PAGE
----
Page last updated at 14:08 GMT, Tuesday, 1 September 2009 15:08 UK

Green pledge campaign launches

10:10 logo
The 10:10 campaign has received a lot of support even before its launch

A new environmental campaign, backed by a variety of businesses and celebrities, is launching on Tuesday.

Organisers of the campaign, 10:10, aim to get people in the UK to reduce their carbon footprint by 10% in 2010.

The campaign was created by Franny Armstrong, director of recent film, the Age of Stupid. Partners include the Guardian newspaper and Comic Relief.

"It's now or never for the climate," they said. "Politicians have so far failed to do what needs to be done."

The campaign comes in the build-up to a meeting of world leaders in Copenhagen in December to work out a successor to the current Kyoto treaty on carbon emissions.

'Achievable'

The aim is for individuals to pledge to cut their CO2 emissions by 10% next year, but the target is more flexible for businesses - they aim to get "as close to the 10% target as possible".

The website has tips on how to cut your carbon footprint, and the campaign is selling a metal band made from scrap metal salvaged from airplanes, much like the wristband that brought much publicity to the Make Poverty History campaign.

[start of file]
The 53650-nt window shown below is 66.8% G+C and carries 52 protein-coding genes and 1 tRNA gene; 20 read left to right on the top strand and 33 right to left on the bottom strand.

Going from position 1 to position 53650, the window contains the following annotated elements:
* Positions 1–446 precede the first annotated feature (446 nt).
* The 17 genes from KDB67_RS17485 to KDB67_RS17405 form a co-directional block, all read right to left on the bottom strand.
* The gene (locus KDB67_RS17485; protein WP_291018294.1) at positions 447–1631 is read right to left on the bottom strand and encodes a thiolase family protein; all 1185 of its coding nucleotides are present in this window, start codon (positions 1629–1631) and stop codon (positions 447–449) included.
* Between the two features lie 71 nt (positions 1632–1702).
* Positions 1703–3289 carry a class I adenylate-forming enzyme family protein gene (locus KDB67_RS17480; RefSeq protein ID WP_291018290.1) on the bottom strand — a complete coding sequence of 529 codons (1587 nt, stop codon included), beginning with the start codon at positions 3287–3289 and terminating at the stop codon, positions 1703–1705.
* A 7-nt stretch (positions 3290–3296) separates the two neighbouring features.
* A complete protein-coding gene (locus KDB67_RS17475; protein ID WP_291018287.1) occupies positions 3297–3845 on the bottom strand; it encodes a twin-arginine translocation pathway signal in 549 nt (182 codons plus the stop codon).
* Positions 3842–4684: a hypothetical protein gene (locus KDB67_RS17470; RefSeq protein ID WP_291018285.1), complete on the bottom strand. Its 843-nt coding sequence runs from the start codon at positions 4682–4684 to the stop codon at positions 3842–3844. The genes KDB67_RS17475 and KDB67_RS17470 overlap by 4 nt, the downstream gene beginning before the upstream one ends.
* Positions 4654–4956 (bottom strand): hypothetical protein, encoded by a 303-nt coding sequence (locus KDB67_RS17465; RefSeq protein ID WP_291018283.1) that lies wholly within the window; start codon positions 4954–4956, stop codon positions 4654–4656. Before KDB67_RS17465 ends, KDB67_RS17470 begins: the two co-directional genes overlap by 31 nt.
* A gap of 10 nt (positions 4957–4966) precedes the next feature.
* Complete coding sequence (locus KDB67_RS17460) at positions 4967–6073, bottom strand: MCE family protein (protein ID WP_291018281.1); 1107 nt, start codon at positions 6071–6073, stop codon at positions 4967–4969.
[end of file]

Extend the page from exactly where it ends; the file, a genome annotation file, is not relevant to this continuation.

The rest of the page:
"Cutting 10% in one year is a bold target, but for most of us it's an achievable one," 10:10 said.

Businesses who have signed up to the 10:10 campaign include the Tate Modern and Tottenham Hotspur football club, as well as several NHS Trusts and King's College London.

Celebrities such as cook Delia Smith, fashion designer Vivienne Westwood, TV presenter Kevin McCloud and actors Samantha Morton, Colin Firth and Pete Postlethwaite, the star of the Age of Stupid, have signed up.

The minister for energy and climate change, Ed Miliband, has also signed up.

Four of the major energy companies, British Gas owner Centrica, E.ON, EDF and Scottish and Southern, have promised to provide customers with more information on how their energy consumption.

"Once we have a sizeable chunk of the UK signed up, then the next step is to challenge the government to follow suit: to commit to reduce the whole country's emissions by 10% in 2010," Ms Armstrong wrote in the Guardian.



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